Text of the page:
There’s a scene in the movie ‘Chak De India’ where the Indian women’s hockey team has to go up against the men’s team in order to go to the World Championships. They lose the match, but eventually end up being sent for the tournament anyway for the spunk they display during the match. They go on to clinch the championship and become World Champions.
The Indian women’s cricket team must be ruing the fact that they never got such a chance. All they got was a ‘NO’ from the Board of Control for Cricket in India (BCCI).
The Asian Games starting in Incheon, South Korea, next week will the second consecutive Games to include cricket in its repertoire. And for the second time, the BCCI has refused to send a team saying their schedule is “too tight”.
While the men’s were being beaten in Tests in England in August, Indian women beat their English counterparts in four days. And to think that they were playing a ‘Test’ after a eight-year hiatus. And as the administration would like us to believe, playing a five-day Test (once) in eight years in “too tight”.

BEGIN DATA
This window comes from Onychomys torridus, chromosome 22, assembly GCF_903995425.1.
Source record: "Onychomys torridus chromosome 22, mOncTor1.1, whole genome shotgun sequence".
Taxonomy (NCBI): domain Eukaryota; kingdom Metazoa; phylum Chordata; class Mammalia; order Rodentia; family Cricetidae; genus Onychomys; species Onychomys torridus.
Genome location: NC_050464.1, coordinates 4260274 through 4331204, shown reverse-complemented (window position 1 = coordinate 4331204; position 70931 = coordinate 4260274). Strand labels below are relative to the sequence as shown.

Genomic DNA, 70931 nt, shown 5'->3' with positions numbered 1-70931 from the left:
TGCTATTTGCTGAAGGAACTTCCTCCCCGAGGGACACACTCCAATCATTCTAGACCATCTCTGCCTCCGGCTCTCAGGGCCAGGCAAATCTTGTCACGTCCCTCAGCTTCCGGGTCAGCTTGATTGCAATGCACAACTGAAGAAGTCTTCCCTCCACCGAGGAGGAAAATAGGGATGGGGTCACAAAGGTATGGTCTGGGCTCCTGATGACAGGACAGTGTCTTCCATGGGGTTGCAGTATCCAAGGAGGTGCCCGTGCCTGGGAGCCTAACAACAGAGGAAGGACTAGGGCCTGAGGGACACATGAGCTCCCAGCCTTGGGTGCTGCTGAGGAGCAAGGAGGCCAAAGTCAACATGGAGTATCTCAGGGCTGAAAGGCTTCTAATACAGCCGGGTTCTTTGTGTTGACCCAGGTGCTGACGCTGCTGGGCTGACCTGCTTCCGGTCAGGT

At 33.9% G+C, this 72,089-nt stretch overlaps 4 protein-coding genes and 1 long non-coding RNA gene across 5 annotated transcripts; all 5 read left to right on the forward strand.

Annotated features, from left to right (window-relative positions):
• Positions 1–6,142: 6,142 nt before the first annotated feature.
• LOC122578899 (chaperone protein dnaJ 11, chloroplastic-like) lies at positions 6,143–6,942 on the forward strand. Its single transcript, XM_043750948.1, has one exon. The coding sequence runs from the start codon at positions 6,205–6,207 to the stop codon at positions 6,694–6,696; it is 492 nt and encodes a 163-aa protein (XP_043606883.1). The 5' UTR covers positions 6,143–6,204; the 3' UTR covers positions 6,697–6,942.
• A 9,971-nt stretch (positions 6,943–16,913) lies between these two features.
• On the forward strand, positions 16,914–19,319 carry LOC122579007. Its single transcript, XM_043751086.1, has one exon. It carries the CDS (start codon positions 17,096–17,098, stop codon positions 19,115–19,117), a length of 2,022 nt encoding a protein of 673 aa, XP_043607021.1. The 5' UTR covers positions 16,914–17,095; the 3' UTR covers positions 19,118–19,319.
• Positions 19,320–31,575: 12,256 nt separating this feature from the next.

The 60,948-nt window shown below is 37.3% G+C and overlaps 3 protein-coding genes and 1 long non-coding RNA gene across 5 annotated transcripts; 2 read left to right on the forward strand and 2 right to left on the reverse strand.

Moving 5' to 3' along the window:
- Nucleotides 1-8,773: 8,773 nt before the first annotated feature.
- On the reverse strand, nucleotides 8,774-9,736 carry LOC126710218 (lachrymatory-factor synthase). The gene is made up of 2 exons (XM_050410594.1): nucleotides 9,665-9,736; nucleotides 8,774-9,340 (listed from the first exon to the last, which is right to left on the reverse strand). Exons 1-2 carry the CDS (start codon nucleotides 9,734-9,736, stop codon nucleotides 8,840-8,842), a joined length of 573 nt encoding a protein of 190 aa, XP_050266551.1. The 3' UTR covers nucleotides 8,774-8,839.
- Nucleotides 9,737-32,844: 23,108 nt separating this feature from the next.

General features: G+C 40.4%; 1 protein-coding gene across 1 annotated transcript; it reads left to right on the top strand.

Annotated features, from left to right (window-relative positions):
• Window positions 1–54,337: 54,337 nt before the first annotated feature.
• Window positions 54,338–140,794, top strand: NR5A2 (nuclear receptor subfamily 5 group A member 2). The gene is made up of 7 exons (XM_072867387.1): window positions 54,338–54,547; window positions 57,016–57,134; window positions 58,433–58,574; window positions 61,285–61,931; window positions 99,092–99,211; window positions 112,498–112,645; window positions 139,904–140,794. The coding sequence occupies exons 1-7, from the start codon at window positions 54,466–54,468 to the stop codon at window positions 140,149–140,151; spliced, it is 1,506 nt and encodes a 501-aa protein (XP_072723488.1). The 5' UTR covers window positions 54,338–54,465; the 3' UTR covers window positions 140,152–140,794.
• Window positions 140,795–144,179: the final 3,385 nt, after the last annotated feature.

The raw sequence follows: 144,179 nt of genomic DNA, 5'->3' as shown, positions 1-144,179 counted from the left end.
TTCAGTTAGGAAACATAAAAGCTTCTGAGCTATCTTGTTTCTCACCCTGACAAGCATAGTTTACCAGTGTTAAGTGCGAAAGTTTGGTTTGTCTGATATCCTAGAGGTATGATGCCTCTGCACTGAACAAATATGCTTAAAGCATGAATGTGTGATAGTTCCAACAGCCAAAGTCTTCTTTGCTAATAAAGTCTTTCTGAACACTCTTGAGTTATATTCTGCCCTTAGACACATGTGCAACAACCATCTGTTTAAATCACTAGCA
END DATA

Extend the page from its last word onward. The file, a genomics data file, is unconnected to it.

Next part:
Since the women’s team came under BCCI’s ambit in 2006, they have regressed dramatically. While they kept pouring riches on the men’s team, the women sinked deeper into oblivion. The moment BCCI took rein’s of women’s cricket, it scrapped the Under-16 and Inter-zone tournaments.
A Women’s World Cup game in 2013 which was to be held at the Wankhede stadium, Mumbai, was moved as to accommodate a Ranji match.
Women in all other sporting disciplines have been making a mark on the global circuit, the chief credit going to multi-disciplinary events like Olympics, Commonwealth and Asian Games. Sania Mirza, Saina Nehwal, MC Mary Kom have become household names today. All of them have won laurels for the nation at these competitions.
The XX Commonwealth Games held in July this year threw up names like Sushila Likmabam (Judo), Dipa Karmakar (Gymnastics) and Khumukcham Sanjita Chanu (Weightlifting) – all of whom who hailed from the northeast. And the former two names went on to win medals in disciplines that probably even the most ardent sports fanatic in India wouldn’t have expected.
The Indian women’s cricket had a golden chance to win a medal at the Asian Games. This would have not only gotten them laurels, but also recognition.
Being a cricketer is considered to be a ‘glamourous’ profession in India. (You hit one good knock and sponsors and fans swoon over you.) One should try asking this question to Mithali Raj, or Jhulan Goswami, or Shikha Pandey, or Harmanpreet Kaur – all of whom have been plying their trade for India for many years now.
The 2014 Asian Games are definitely a chance missed for our women.